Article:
SOPHIE PARKER reviews UCL Musical Theatre Society’s production of Edges at the Bloomsbury Studio. Edges, a piece of musical theatre written in 2005, is the earliest work from creators Benj Pasek and Justin Paul, who would go on to write music for Dear Evan Hansen and The Greatest Showman, and ‘City of Stars’ for La La Land, for which they won a Best Original Song Academy Award, amongst other accolades. The show explores the trials of growing up at university, and rings true since Pasek and Paul were 19-year-old undergrads at the University of Michigan when they wrote it. The subject matter, along with the minimalist staging, and the cast of just four and two musicians (Louis Shaw on drums and Yutong Zhang on keys, and also the show’s Musical Director), meant the production could very easily have felt like a sixth-form recital. However, the charisma of these cast members (Dan…Continue Reading

Edges

SONIA CHUI reviews Dirty Laundry at Tristan Bates Theatre. The lights dim. A bell chimes. A single woman clothed in all black walks slowly into the room, ritualistically preparing an intimate space. The play begins with a prayer followed by a confession, with a booming voice from beyond the room not encouraging, but forcing the woman to confess her sins. Dirty Laundry, performed and written by Wallis Hamilton Felton, grapples with suffering and forgiveness. Weaving in traditional Irish songs, Hamilton Felton’s protagonist unearths the decades of abuse endured in the Magdalene Laundries in Ireland, otherwise known as Magdalene’s asylums. Operating from the 18th to the late 20th centuries, these were predominantly Roman Catholic religious institutes for ‘fallen women’ who were forced to spend the remainder of their lives repenting. This term was gradually used to encompass not just prostitution but a huge number of perceived ‘sins.’ An estimated 30,000 women…Continue Reading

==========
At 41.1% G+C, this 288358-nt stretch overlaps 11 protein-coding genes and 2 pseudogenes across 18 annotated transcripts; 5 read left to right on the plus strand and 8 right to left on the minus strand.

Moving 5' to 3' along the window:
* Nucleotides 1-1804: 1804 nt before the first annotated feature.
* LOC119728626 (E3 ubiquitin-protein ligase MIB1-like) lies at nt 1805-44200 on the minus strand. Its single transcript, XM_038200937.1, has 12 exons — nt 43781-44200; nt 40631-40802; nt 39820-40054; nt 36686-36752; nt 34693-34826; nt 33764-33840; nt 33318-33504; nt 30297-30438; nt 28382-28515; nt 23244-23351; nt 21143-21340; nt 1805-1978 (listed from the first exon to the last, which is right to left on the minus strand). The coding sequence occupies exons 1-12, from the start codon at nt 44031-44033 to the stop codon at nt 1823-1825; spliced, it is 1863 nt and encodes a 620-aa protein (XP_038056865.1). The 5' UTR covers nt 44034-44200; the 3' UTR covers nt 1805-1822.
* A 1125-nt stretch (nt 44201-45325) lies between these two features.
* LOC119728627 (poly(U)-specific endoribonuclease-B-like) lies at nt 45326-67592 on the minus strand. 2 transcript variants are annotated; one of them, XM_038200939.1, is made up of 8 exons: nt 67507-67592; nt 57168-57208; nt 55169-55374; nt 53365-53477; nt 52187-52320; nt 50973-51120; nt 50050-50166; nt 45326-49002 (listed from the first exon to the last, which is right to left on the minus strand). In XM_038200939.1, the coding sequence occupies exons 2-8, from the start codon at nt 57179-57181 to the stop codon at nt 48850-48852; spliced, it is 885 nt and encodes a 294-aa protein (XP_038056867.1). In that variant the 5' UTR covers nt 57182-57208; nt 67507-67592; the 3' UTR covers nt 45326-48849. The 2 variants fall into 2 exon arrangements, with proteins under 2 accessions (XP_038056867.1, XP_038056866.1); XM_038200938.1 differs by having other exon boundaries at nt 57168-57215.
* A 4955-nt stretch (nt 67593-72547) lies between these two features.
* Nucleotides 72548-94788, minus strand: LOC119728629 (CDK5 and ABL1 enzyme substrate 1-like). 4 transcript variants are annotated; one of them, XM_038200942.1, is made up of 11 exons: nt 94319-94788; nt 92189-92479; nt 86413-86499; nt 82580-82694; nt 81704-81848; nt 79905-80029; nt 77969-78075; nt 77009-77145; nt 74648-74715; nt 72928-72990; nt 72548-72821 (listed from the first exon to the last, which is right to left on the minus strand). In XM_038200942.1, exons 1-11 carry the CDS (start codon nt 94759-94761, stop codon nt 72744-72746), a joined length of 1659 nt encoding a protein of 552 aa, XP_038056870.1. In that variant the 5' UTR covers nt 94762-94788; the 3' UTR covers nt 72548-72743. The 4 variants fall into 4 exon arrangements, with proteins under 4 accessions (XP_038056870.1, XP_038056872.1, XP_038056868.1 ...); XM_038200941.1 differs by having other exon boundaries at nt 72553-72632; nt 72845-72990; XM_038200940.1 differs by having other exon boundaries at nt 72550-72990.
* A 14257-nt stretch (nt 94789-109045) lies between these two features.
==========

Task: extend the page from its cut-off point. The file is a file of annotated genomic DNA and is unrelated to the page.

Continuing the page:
Dirty Laundry

SOPHIE PARKER reviews Clamour at the Roundhouse. Digital artists Simon Katan and Luke Fraser’s 2018 incarnation of their evolving show Clamour pitched itself as ‘an interactive, mixed media theatre piece’ which ‘wryly and reflexively interrogates how social media mediates and influences our knowledge, relationships and identities.’ This is a bold description, given the many intricacies these social issues entail in our modern world. Considering the production was only 45 minutes long, it perhaps tried to cover too much ground in its attempt to do each issue justice, but that in itself could reflect the shallow and transitory nature of life in the technological age. The production worked through a combination of a web app on audience smartphones, a projector and a vast soundscape. The only person on stage – a man in a black t-shirt typing on a MacBook throughout – dictated the content appearing on the audience’s phones in…Continue Reading

Clamour